The comparison with Twain is a good one—Liebling shared a lot with Twain, from a love of the tall tale to a devastating talent for the string-pulling irony, and in 1947 Liebling was likely harking back to “Fenimore Cooper’s Literary Offenses,” where realist chops romantic as efficiently as reporter chops philosopher in “Mr. Ex­istential Brooks.” But the comparison is good only as far as it goes, and it doesn’t—can’t—go very far. It leaves no room for the truth that in much of Twain’s writing one comes face to face with the sort of pessimism Liebling couldn’t stomach, with realities that do not yield to facts; nor does it allow for the truth that those realities emerge because Twain had to confront not only what he saw first hand, but also the results of his own imagination. Twain may be a great writer because he was as close to Sartre as he was to Lieb­ling.

I write skeptically, but Sokolov’s biography, which sent me in search of Lieb­ling’s hard-to-find books—Normandy Re­visited, Between Meals, The Sweet Sci­ence, and others—left me feeling skeptical. The leitmotif of Wayward Reporter, a book that does a superb job of telling Liebling’s story, is Sokolov’s pleading of Liebling’s case; his insistence, increasing in vehemence as the story progresses (as Liebling’s memorable books appear, receive minor notice, sell poorly, and go out of print), that Liebling’s work must be rescued from the condescension that attends mere journalism; that it must be rescued from the literary social register which, it seems, caused even Liebling (who had tried to write fiction as a young man, and failed roundly) to doubt his worth and his place in literature. Speaking of Liebling’s attraction to Archie Moore over Rocky Marciano, Sokolov writes that Liebling “was a writer of major skills and a ‘true artist’ [Sokolov is not hedging his bets; the quotes refer back to Liebling on Moore] Liebling possessed a first-rate literary sensibility and worked intricately in genres the world dismisses as second rate… Liebling was as much an artist in prose as any novelist of his day.”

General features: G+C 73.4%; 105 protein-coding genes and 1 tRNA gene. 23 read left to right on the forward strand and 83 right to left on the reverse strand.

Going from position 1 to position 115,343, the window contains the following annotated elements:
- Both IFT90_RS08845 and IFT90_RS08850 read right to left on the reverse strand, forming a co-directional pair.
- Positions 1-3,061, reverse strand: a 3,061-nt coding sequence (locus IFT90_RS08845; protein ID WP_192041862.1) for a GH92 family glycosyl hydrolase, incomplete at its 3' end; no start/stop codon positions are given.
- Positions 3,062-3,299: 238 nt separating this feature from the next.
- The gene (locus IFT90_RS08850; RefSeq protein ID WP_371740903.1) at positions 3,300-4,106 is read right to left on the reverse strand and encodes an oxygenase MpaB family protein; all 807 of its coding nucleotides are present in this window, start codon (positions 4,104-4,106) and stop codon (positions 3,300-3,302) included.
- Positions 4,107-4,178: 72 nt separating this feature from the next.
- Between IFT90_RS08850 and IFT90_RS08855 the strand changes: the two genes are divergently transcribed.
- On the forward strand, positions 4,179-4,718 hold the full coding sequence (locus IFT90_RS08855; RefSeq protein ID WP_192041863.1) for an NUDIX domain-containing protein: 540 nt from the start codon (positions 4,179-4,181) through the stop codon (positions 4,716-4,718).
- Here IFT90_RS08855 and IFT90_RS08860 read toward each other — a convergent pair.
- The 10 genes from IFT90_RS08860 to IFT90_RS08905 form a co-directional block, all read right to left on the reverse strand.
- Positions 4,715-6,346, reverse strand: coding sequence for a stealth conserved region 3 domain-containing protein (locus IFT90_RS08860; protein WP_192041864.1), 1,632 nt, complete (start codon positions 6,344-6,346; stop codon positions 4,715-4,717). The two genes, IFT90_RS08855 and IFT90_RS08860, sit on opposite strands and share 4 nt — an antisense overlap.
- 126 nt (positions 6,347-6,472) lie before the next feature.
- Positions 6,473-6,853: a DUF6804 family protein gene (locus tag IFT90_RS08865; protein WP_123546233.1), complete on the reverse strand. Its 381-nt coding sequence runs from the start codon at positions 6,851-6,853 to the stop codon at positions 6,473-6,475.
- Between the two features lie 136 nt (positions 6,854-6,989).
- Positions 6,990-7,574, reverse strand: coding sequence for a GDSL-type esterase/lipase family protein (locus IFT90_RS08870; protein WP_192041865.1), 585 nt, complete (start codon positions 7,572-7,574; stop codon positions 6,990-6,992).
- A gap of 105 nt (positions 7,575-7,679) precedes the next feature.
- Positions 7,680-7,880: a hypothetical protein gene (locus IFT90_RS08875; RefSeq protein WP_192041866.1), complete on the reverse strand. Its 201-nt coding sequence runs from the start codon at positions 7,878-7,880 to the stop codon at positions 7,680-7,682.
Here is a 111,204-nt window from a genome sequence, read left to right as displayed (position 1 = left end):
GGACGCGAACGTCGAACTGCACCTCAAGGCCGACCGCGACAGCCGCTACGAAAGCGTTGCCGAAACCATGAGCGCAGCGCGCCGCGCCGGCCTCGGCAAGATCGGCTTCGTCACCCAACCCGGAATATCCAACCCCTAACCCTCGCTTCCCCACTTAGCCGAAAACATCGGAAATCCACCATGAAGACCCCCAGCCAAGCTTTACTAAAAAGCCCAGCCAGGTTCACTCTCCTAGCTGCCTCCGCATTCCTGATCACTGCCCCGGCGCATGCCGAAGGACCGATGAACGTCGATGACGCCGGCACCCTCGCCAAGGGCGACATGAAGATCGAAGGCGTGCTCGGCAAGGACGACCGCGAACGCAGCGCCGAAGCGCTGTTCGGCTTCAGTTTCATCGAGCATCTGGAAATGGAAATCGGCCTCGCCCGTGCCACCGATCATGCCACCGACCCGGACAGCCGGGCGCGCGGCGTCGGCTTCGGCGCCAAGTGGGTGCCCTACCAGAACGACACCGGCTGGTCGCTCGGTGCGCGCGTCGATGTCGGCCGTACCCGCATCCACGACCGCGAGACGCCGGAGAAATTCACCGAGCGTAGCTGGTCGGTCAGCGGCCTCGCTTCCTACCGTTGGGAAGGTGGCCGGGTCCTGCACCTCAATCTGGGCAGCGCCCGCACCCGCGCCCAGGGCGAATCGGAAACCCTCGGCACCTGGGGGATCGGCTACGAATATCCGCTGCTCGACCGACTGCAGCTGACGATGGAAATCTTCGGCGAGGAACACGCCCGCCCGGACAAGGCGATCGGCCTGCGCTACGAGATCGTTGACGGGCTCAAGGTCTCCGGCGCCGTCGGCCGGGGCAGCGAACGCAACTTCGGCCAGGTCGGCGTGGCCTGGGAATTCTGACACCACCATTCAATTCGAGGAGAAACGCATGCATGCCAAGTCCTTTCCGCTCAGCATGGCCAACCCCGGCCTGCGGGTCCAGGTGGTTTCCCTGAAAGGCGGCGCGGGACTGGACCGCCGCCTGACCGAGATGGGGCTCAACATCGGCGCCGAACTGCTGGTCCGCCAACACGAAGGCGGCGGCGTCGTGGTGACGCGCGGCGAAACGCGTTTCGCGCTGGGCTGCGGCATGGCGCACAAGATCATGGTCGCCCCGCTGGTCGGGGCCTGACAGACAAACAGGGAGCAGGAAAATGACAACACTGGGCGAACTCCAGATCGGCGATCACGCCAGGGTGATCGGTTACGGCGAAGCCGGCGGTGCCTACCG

It’s a curiously worded defense, and it doesn’t hold together; it sounds a bit like an auteurist critic trying to pump an American B-movie director into the company of European masters. Aside from the unlikelihood that “Liebling was as much an artist in prose as any novelist of his day” (supply your own counter-punch), what does “artist in prose” mean? Philip Roth is more of an “artist in prose” than Dreiser; does that make him a more important writer? Does the phrase imply that while Liebling wrote interestingly and well, he didn’t have much of originality to say—that he lacked vision? Does “intricate” work in genres that are considered second-rate elevate the writer beyond the genre, or elevate the genre itself? The term “major skills” could be better applied to Liebling than to Faulkner—and so what? To go to the heart of the matter, in what sense, really, was Archie Moore a “‘true artist'”? For a long time now, we’ve been told that everything short of gravedigging is “an art”—cooking, place-kicking, mac­rame, criticism, TV commercials—and all the inflation of such activities has done is devalue the notion of serious vocation.liebling-sokolovArt is a dimension of life in which imagination is taken to the limit of fact and vice versa; the idea of the limit is central, and that is why cooking, etc., are not art: the limit does not come into play, it is not at issue. Why should such questions be necessary when the point is that Liebling was a man of unique abilities—clearly defined and illustrated by Sokolov—enthusiastically pursued and developed—again clearly illustrated by Sokolov—and that, all literary hierarchies aside, his writing stands as proof that journalism is work worth devoting one’s life to? Liebling took as his mentors such men as Dickens, the Defoe of Journal of the Plague Year, and Pierce Egan, a 19th-century London boxing writer; like them, he found more in unlikely places than anyone else suspected was there. It’s still there, in Liebling’s books and in Sokolov’s biography, and that ought to be enough.